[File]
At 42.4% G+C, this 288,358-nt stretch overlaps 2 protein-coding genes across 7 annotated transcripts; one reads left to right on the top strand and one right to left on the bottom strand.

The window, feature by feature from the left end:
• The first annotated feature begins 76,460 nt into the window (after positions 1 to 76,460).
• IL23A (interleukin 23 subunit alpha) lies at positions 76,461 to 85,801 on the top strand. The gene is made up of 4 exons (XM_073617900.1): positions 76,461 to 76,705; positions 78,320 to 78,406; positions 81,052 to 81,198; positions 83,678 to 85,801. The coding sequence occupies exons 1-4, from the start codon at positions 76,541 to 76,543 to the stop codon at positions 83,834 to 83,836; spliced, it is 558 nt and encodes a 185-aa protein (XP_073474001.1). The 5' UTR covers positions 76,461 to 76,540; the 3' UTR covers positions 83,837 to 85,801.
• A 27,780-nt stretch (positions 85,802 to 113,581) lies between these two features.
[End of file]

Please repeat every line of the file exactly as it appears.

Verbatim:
At 42.4% G+C, this 288,358-nt stretch overlaps 2 protein-coding genes across 7 annotated transcripts; one reads left to right on the top strand and one right to left on the bottom strand.

The window, feature by feature from the left end:
• The first annotated feature begins 76,460 nt into the window (after positions 1 to 76,460).
• IL23A (interleukin 23 subunit alpha) lies at positions 76,461 to 85,801 on the top strand. The gene is made up of 4 exons (XM_073617900.1): positions 76,461 to 76,705; positions 78,320 to 78,406; positions 81,052 to 81,198; positions 83,678 to 85,801. The coding sequence occupies exons 1-4, from the start codon at positions 76,541 to 76,543 to the stop codon at positions 83,834 to 83,836; spliced, it is 558 nt and encodes a 185-aa protein (XP_073474001.1). The 5' UTR covers positions 76,461 to 76,540; the 3' UTR covers positions 83,837 to 85,801.
• A 27,780-nt stretch (positions 85,802 to 113,581) lies between these two features.